Journal Archive

Platinum Metals Rev., 1968, 12, (4), 135

Phosphine Complexes of Rhodium and Ruthenium as Homogeneous Catalysts

Hydroformylation of Olefins

  • D. E. W.

One of the most rapidly advancing areas of physical-inorganic chemistry is undoubtedly the application of phosphine complexes of the platinum metals as homogeneous catalysts for hydrogenation and hydroformylation of olefins. In a paper presented at the recent symposium on “New Olefin Reactions” at the University of Manchester Institute of Science and Technology, Professor Geoffrey Wilkinson of Imperial College described recent new work in this field: the reactions he discussed are characterised by a degree of specificity not commonly encountered in other catalytic processes.

Perhaps his most startling disclosure was that concerning the rhodium complex trans -RhH(CO)(PPh3)2 which catalyses the hydroformylation of olefins under ambient conditions. With the widely used cobalt catalyst CoH(CO)4 temperatures of about 100°C and pressures in excess of 100 atmospheres have to be used. When α-olefins are hydro-formylated with the rhodium catalyst, the ratio of straight- to branch-chain aldehyde is about 20, which is much higher than found with the cobalt catalyst. The reaction is believed to involve the five-coordinate RhH(CO)2(PPh3)2 as an intermediate.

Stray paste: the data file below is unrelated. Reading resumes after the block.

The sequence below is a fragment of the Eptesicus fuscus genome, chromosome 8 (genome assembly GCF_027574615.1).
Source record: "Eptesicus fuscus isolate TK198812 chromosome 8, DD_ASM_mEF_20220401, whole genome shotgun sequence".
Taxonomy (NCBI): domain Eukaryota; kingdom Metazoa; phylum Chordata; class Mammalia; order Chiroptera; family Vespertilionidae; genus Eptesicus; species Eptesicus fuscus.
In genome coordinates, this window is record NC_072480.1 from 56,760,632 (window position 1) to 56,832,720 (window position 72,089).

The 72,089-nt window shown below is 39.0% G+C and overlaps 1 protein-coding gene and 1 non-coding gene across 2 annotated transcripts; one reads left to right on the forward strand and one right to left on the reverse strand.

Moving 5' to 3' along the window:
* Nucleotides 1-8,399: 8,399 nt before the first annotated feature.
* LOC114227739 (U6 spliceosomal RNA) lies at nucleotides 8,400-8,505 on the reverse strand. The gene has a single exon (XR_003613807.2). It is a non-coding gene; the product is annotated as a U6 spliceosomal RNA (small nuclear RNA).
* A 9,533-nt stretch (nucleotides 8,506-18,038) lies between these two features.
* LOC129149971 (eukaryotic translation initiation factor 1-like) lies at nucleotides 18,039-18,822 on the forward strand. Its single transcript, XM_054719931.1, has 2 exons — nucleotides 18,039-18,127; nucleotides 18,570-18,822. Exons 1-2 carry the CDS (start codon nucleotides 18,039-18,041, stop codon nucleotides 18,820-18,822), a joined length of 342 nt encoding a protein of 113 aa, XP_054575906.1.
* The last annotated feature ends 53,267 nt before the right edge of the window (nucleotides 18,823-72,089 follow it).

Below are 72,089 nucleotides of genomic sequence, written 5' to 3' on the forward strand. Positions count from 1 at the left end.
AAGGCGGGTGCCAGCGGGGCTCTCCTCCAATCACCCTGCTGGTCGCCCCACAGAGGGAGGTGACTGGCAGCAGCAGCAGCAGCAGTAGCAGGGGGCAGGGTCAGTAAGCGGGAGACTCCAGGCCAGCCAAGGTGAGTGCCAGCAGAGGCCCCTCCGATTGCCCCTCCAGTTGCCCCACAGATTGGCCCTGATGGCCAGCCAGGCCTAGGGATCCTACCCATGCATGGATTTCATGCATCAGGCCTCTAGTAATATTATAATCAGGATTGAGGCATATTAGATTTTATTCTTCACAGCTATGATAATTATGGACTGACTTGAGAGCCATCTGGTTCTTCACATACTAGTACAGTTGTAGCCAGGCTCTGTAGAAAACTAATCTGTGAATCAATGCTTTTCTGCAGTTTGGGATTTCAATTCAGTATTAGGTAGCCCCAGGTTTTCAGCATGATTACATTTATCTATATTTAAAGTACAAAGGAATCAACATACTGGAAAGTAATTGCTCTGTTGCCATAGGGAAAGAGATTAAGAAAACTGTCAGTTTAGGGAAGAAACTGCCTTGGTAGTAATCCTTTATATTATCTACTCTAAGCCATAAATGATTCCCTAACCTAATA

Professor Wilkinson also reported a new, extremely active homogeneous catalyst for olefin hydrogenation: this is the ruthenium complex RuClH(PPh3)3, also a five-coordinate species. This complex is even more active than the rhodium complex RhCl(PPh3)3 but it is selective for α-olefins, as internal olefins are reduced more slowly by a factor of about a thousand. This specificity is explained by the steric effects of the bulky triphenylphosphine groups. Unfortunately, solutions of the ruthenium complex are very sensitive to air and tend to lose activity during use.

These disclosures give further proof of the power of homogeneous catalysis as a technique for organic reactions, although many difficult technical problems will need to be overcome before reactions such as those described find commercial application.

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